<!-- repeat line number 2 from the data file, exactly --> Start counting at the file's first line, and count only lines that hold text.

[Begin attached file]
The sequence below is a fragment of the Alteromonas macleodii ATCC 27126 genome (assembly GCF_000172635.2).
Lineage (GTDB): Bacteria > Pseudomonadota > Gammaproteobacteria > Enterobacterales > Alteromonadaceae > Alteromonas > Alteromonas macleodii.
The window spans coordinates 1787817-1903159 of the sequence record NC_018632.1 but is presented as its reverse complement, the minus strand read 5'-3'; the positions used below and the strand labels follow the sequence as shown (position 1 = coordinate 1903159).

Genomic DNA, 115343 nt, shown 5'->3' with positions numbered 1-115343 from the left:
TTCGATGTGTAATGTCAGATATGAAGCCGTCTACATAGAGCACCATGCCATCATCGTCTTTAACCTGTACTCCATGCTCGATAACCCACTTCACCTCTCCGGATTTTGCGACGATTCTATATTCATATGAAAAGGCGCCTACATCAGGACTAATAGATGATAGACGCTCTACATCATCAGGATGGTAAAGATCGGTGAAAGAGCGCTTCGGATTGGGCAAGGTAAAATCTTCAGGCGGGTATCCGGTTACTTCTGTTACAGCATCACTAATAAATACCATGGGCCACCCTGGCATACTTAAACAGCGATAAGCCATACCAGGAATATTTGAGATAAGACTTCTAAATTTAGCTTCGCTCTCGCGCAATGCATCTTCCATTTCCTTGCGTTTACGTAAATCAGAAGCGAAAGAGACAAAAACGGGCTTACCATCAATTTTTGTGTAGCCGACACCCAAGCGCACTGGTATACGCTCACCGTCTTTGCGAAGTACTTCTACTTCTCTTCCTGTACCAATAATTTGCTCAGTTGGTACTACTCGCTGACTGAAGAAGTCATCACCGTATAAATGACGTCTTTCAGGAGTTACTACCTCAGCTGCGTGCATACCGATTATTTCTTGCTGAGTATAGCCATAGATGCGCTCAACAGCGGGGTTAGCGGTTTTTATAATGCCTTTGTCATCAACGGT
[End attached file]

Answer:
Lineage (GTDB): Bacteria > Pseudomonadota > Gammaproteobacteria > Enterobacterales > Alteromonadaceae > Alteromonas > Alteromonas macleodii.